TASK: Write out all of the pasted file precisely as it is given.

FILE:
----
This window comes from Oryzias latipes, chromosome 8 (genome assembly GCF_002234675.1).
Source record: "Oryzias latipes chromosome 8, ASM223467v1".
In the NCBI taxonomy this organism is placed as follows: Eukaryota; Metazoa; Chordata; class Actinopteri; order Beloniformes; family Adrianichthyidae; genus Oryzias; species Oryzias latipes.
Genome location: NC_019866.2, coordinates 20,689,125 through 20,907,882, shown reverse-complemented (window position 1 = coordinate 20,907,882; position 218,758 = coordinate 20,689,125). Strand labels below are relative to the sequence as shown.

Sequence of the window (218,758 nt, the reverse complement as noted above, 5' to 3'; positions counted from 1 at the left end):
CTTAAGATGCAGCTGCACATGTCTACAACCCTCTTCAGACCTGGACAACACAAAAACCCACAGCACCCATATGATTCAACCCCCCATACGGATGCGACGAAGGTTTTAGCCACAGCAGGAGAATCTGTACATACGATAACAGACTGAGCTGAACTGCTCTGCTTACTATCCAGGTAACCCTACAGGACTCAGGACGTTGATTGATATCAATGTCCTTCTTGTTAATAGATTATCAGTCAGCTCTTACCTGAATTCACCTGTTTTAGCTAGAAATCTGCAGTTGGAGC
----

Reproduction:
This window comes from Oryzias latipes, chromosome 8 (genome assembly GCF_002234675.1).
Source record: "Oryzias latipes chromosome 8, ASM223467v1".
In the NCBI taxonomy this organism is placed as follows: Eukaryota; Metazoa; Chordata; class Actinopteri; order Beloniformes; family Adrianichthyidae; genus Oryzias; species Oryzias latipes.
Genome location: NC_019866.2, coordinates 20,689,125 through 20,907,882, shown reverse-complemented (window position 1 = coordinate 20,907,882; position 218,758 = coordinate 20,689,125). Strand labels below are relative to the sequence as shown.

Sequence of the window (218,758 nt, the reverse complement as noted above, 5' to 3'; positions counted from 1 at the left end):
CTTAAGATGCAGCTGCACATGTCTACAACCCTCTTCAGACCTGGACAACACAAAAACCCACAGCACCCATATGATTCAACCCCCCATACGGATGCGACGAAGGTTTTAGCCACAGCAGGAGAATCTGTACATACGATAACAGACTGAGCTGAACTGCTCTGCTTACTATCCAGGTAACCCTACAGGACTCAGGACGTTGATTGATATCAATGTCCTTCTTGTTAATAGATTATCAGTCAGCTCTTACCTGAATTCACCTGTTTTAGCTAGAAATCTGCAGTTGGAGC